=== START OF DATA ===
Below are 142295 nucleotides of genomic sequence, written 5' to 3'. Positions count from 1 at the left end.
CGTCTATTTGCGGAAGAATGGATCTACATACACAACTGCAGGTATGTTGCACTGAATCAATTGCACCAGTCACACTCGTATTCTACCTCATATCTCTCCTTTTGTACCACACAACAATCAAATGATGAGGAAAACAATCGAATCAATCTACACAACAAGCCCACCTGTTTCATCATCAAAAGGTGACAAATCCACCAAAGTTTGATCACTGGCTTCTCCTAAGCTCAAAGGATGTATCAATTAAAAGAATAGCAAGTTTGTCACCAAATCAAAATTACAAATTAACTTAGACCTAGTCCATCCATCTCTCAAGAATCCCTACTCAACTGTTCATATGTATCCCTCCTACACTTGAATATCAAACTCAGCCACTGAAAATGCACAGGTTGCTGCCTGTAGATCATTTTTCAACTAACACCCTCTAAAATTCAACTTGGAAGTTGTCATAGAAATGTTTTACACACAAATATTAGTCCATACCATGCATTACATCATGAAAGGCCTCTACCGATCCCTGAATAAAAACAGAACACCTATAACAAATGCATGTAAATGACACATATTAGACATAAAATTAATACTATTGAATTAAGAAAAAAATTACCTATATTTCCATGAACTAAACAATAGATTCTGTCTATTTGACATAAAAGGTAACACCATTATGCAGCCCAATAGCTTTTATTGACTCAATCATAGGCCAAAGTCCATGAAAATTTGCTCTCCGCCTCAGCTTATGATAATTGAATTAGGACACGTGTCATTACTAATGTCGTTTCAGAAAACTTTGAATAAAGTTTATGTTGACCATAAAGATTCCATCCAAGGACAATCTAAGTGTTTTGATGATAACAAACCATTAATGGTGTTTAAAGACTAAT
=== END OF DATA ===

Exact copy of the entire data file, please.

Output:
Below are 142295 nucleotides of genomic sequence, written 5' to 3'. Positions count from 1 at the left end.
CGTCTATTTGCGGAAGAATGGATCTACATACACAACTGCAGGTATGTTGCACTGAATCAATTGCACCAGTCACACTCGTATTCTACCTCATATCTCTCCTTTTGTACCACACAACAATCAAATGATGAGGAAAACAATCGAATCAATCTACACAACAAGCCCACCTGTTTCATCATCAAAAGGTGACAAATCCACCAAAGTTTGATCACTGGCTTCTCCTAAGCTCAAAGGATGTATCAATTAAAAGAATAGCAAGTTTGTCACCAAATCAAAATTACAAATTAACTTAGACCTAGTCCATCCATCTCTCAAGAATCCCTACTCAACTGTTCATATGTATCCCTCCTACACTTGAATATCAAACTCAGCCACTGAAAATGCACAGGTTGCTGCCTGTAGATCATTTTTCAACTAACACCCTCTAAAATTCAACTTGGAAGTTGTCATAGAAATGTTTTACACACAAATATTAGTCCATACCATGCATTACATCATGAAAGGCCTCTACCGATCCCTGAATAAAAACAGAACACCTATAACAAATGCATGTAAATGACACATATTAGACATAAAATTAATACTATTGAATTAAGAAAAAAATTACCTATATTTCCATGAACTAAACAATAGATTCTGTCTATTTGACATAAAAGGTAACACCATTATGCAGCCCAATAGCTTTTATTGACTCAATCATAGGCCAAAGTCCATGAAAATTTGCTCTCCGCCTCAGCTTATGATAATTGAATTAGGACACGTGTCATTACTAATGTCGTTTCAGAAAACTTTGAATAAAGTTTATGTTGACCATAAAGATTCCATCCAAGGACAATCTAAGTGTTTTGATGATAACAAACCATTAATGGTGTTTAAAGACTAAT